Programs designed to increase physical activity of children have failed to get kids moving. This is clearly not enough to fight rising obesity rates, new research finds.

Researchers from Plymouth University looked at 30 studies that took place between 1990 and 2012, each lasting for at least four weeks, which monitered the bodily movements of children under 16.

The study, which looked at the effects of extra exercise sessions, showed that attending exercise sessions was only equivalent to doing an extra four minutes of running or walking per day.

Extra sessions were only enough to show "small to negligible" increases in children's total activity, the study found. This would have minimal impact on children's body mass index, or body fat.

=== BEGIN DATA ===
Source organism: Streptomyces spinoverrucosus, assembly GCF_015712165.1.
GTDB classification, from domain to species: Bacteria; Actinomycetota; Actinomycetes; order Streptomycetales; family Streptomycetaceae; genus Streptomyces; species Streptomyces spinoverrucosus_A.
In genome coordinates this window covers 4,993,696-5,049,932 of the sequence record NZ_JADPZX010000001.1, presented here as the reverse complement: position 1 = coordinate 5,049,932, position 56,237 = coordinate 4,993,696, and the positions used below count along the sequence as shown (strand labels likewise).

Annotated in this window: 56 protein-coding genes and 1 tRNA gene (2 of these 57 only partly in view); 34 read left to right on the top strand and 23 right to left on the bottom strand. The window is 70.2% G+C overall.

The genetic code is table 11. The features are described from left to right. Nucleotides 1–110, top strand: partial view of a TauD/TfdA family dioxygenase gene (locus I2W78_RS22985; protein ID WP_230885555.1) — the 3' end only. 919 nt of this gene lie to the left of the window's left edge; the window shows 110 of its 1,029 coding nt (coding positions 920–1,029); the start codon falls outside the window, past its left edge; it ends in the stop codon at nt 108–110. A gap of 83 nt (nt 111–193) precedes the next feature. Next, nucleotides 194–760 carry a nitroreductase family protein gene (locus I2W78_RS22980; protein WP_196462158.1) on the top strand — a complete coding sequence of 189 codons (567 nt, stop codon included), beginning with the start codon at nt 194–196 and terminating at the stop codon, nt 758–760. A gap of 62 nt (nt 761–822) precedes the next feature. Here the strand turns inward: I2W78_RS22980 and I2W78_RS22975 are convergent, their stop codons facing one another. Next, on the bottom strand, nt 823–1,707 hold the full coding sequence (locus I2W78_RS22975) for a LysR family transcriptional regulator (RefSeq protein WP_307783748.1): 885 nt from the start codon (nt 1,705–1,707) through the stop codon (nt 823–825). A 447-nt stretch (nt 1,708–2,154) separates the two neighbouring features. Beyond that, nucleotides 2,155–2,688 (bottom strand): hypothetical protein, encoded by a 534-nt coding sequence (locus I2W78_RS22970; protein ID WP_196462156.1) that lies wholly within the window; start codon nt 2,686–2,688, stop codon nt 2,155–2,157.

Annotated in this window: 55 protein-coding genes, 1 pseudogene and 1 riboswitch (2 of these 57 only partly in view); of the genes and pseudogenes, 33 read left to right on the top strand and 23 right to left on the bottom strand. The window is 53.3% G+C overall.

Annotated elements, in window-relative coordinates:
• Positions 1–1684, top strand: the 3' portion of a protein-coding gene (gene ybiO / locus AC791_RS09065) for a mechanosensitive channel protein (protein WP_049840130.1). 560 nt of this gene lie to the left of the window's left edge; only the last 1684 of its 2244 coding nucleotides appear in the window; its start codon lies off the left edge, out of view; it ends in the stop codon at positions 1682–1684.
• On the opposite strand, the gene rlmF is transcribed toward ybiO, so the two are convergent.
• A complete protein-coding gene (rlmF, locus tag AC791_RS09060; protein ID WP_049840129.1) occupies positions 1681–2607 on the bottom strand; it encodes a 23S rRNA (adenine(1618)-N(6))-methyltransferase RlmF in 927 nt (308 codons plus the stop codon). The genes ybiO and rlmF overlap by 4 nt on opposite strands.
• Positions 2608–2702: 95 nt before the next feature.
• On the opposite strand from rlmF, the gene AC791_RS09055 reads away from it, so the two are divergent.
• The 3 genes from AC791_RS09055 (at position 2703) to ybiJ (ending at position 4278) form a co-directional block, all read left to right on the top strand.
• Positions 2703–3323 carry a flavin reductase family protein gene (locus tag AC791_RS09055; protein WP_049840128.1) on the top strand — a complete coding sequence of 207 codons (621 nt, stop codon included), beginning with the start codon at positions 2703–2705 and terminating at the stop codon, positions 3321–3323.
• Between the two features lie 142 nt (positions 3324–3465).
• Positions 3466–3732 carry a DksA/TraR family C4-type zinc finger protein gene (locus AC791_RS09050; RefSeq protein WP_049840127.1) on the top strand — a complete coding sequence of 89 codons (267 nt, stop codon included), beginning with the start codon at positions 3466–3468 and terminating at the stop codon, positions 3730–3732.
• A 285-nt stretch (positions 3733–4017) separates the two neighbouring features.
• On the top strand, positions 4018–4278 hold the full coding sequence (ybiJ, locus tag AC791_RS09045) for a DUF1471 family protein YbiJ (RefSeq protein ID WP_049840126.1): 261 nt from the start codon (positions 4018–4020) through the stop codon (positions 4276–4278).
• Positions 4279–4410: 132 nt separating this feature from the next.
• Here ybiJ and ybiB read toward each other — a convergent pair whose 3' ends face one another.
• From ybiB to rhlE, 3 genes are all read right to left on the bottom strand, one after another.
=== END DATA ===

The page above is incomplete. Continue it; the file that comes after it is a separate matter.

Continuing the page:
"It could be that the intervention specific exercise sessions may simply be replacing periods of equally intense activity," the study found. "For example, after-school activity clubs may simply replace a period of time that children usually spend playing outdoors or replace a time later in the day/week when the child would usually be active."

A P.E. class can often lack energy, involving 10 minutes of running, 10 minutes of walking and 20 minutes of standing in a line waiting for your turn, Brad Metcalf, a medical statistician from the department of endocrinology and metabolism at Plymouth University and lead author of the study, told BBC News.

Parents may opt for a less active activity or allow more snacking, under the assumption that their children have already had their exercise for the day, BBC reported.

"We know physical activity is important. What we're not good at is designing behavioral interventions that increase it," said Mark Hamer, a researcher at University College London who wrote an editorial accompanying the study.

Though disappointing, the results are no reason to become discouraged in our efforts to get kids moving, Hamer said.

Rachel Lowry is a reporter intern for the Deseret News. She has lived in London and is an English graduate from Brigham Young University. Contact her at rachel.lowry@gmail.com or visit www.rachellowry.blogspot.com.